The main part of the treatment of spinal cord injury is rehabilitation. This starts right after the patient arrives in the hospital. Proper rehabilitation begins after the surgery is done (if indicated). This part of the treatment continues for the entire lifetime of the patient. The central part of rehabilitation is:

  • To make the patient aware of the type of injury he has, prognosis, and course of treatment.

  • To assure the patient that he or she can lead a normal life and pursue his or her dreams.

  • To strengthen the muscle power to some extent to make it useful.

  • To teach patients the modifications that are required to stay independent in their routine day-to-day activities.

  • To guide the patient about how to prevent complications like bedsores, deep venous thrombosis, infection, etc.

  • To teach the patient about self-management of bladder and bowel so that they can have a normal social life.

  • Young and married patients should be guided about the possibility of physical enjoyment.

Also, the patient’s attendants are educated and psychologically prepared for the challenges.

These are the main goals of rehabilitation, and there is no fixed plan possible for every patient. The protocol needs to be customized according to the type of injury, the mental status of the patient, the age of the patient, and further requirements of the patient.


All the goals are not uniform in every kind of injury. For example, in a cervical spine injury, the patient has to stay with a catheter lifelong, as his upper limbs are also weak, and he cannot self-catheterize himself periodically. Till-date, there is no treatment available for spinal cord injury patients. Though researchers are continuously working on the same, and it might be possible in the near future.

Frequently Asked Questions


What Happens if the Spinal Cord Is Injured?

When the spinal cord is damaged, the brain will not be able to send the signals. The spinal nerves below the level of injury will get the message, but the signals cannot reach the brain through the spinal tracts.


What Is the Most Common Cause of Spinal Cord Injury?

The most common causes of spinal cord injuries are:
- Vehicle accidents.
- Falls.
- Acts of violence.
- Gunshot wounds.
- Knife wounds.
- Sports injuries or athletic activities.
- Alcohol.
- Diving in shallow water.
- Diseases.
- Cancer.
- Arthritis.
- Osteoporosis.
- Inflammation of the spinal cord.


Can You Walk With a Spinal Cord Injury?

It is difficult to walk with spinal cord injury, where people with incomplete spinal cord injury have more potential to regain walking than those with complete spinal cord injury. People with both types of spinal cord injury will have training along with their therapy plans.


Does Spinal Cord Injury Shorten Your Lifespan?

The life expectancy of spinal cord injury depends on:
- The severity of the injury.
- Location of the injury (where on the spine).
- Age of the patient.
The life expectancy for a ventilator-dependent patient older than 60 years is 1.5 years and 52 years for a 20-year-old patient with preserved motor function.


How Do You Care for a Spinal Cord Injury Patient?

Help the patient through the tasks of daily living. For example, depending on the location and severity of their spinal cord, help them with:
- Bathing.
- Dressing.
- Toileting.
- Changing positions to prevent bedsores.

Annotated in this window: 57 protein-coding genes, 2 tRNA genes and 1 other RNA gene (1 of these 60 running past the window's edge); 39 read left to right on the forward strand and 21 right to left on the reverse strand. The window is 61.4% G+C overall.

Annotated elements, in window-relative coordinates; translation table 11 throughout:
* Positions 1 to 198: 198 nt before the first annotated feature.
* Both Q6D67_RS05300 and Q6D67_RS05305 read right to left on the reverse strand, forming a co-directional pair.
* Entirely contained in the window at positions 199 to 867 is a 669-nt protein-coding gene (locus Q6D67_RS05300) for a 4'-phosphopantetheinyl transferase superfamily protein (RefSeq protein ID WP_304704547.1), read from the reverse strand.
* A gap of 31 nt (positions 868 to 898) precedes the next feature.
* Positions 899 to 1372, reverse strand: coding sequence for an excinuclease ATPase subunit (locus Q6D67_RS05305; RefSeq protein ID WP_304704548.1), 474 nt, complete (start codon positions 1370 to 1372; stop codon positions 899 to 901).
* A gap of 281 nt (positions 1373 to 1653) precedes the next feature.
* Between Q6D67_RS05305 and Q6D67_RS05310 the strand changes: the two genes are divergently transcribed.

- Preparing meals.
- Managing physical therapy regimen.


How Does Spinal Cord Injury Affect the Body?

Spinal cord injury can cause,
- Circulatory problems - Low blood pressure to swelling of extremities resulting in the risk of developing deep vein thrombosis or pulmonary embolus.
- Neurological problems - Such as neurogenic pain and depression.
- Lung problem - Such as pulmonary edema and respiratory failure.
- Spleen problems - Such as splenic atrophy and leukopenia.
- Muscle tone - Uncontrolled tightening or muscle spasms or muscle flaccidity
- Sexual health - Sexuality, fertility, and sexual function are affected, and women may notice changes in lubrication.
- Skin - Skin fails to send sensations to the brain when it gets injured.


Can You Fully Recover From a Spinal Cord Injury?

It is difficult to recover from spinal cord injuries due to the loss of function around the body. This loss of function can be permanent, but some people can fully recover from spinal cord injuries.


What Level of Spinal Cord Injury Leads to Erectile Dysfunction?

Spinal cord injury affects sexual functioning, and it occurs both in men and women to lose the ability to have reflexive sexual responses. Erectile dysfunction (losing the ability to have sex) occurs when the T11-L2 segments are destroyed on a spinal cord injury.


How Do You Classify Spinal Cord Injury?

Spinal cord injuries are classified based on the feeling and movement of the patient, where the damage has occurred (the nerve location and number), and how much damage has occurred.


What Is the Difference Between Complete and Incomplete Spinal Cord Injury?

- Complete spinal cord injury - At the injured site and the nerve below the point of injury cannot communicate with the brain anymore, leading to paralysis. It causes total loss of muscle movement and sensation at the injured site and below.
- Incomplete spinal injury - The person will retain some level of function below the site of the injury. It means that the ability of the brain to convey messages is not completely lost.


What Spinal Nerve Affects the Stomach?

The vagus nerve, the tenth cranial nerve, runs from the base of the brain parallel to the spinal cord, making the stomach secrete the stomach acid and stimulates digestion in,
- Liver.
- Stomach.
- Intestines.
Dr. Anuj Gupta
Dr. Anuj Gupta

Spine Surgery